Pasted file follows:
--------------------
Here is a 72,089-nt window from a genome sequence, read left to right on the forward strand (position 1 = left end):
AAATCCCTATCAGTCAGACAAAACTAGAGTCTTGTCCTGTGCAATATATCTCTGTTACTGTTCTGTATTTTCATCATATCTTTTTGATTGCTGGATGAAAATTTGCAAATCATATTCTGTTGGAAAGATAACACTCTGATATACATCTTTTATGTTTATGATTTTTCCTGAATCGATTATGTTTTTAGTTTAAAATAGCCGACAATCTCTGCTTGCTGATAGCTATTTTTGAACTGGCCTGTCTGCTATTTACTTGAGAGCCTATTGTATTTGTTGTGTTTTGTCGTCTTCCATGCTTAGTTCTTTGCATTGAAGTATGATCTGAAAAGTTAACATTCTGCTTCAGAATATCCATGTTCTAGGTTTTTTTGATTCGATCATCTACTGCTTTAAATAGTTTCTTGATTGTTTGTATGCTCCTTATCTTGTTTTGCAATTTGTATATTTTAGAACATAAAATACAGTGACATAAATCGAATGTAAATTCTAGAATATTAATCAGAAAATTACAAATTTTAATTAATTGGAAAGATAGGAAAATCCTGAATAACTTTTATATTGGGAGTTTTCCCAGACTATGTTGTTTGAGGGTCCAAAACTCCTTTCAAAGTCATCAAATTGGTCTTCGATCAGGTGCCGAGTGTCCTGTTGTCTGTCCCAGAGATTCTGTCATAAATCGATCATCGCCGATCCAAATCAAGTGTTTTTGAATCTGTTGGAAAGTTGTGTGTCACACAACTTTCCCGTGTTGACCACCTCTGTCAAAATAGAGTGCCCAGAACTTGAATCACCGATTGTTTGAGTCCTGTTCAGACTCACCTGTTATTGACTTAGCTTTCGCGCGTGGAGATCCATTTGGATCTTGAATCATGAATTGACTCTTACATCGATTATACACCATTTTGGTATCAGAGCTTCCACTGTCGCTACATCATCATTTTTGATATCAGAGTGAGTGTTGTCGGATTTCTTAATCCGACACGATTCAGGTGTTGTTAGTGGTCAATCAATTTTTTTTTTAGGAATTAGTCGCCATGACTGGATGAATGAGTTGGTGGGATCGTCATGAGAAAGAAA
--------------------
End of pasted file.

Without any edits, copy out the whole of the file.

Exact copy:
Here is a 72,089-nt window from a genome sequence, read left to right on the forward strand (position 1 = left end):
AAATCCCTATCAGTCAGACAAAACTAGAGTCTTGTCCTGTGCAATATATCTCTGTTACTGTTCTGTATTTTCATCATATCTTTTTGATTGCTGGATGAAAATTTGCAAATCATATTCTGTTGGAAAGATAACACTCTGATATACATCTTTTATGTTTATGATTTTTCCTGAATCGATTATGTTTTTAGTTTAAAATAGCCGACAATCTCTGCTTGCTGATAGCTATTTTTGAACTGGCCTGTCTGCTATTTACTTGAGAGCCTATTGTATTTGTTGTGTTTTGTCGTCTTCCATGCTTAGTTCTTTGCATTGAAGTATGATCTGAAAAGTTAACATTCTGCTTCAGAATATCCATGTTCTAGGTTTTTTTGATTCGATCATCTACTGCTTTAAATAGTTTCTTGATTGTTTGTATGCTCCTTATCTTGTTTTGCAATTTGTATATTTTAGAACATAAAATACAGTGACATAAATCGAATGTAAATTCTAGAATATTAATCAGAAAATTACAAATTTTAATTAATTGGAAAGATAGGAAAATCCTGAATAACTTTTATATTGGGAGTTTTCCCAGACTATGTTGTTTGAGGGTCCAAAACTCCTTTCAAAGTCATCAAATTGGTCTTCGATCAGGTGCCGAGTGTCCTGTTGTCTGTCCCAGAGATTCTGTCATAAATCGATCATCGCCGATCCAAATCAAGTGTTTTTGAATCTGTTGGAAAGTTGTGTGTCACACAACTTTCCCGTGTTGACCACCTCTGTCAAAATAGAGTGCCCAGAACTTGAATCACCGATTGTTTGAGTCCTGTTCAGACTCACCTGTTATTGACTTAGCTTTCGCGCGTGGAGATCCATTTGGATCTTGAATCATGAATTGACTCTTACATCGATTATACACCATTTTGGTATCAGAGCTTCCACTGTCGCTACATCATCATTTTTGATATCAGAGTGAGTGTTGTCGGATTTCTTAATCCGACACGATTCAGGTGTTGTTAGTGGTCAATCAATTTTTTTTTTAGGAATTAGTCGCCATGACTGGATGAATGAGTTGGTGGGATCGTCATGAGAAAGAAA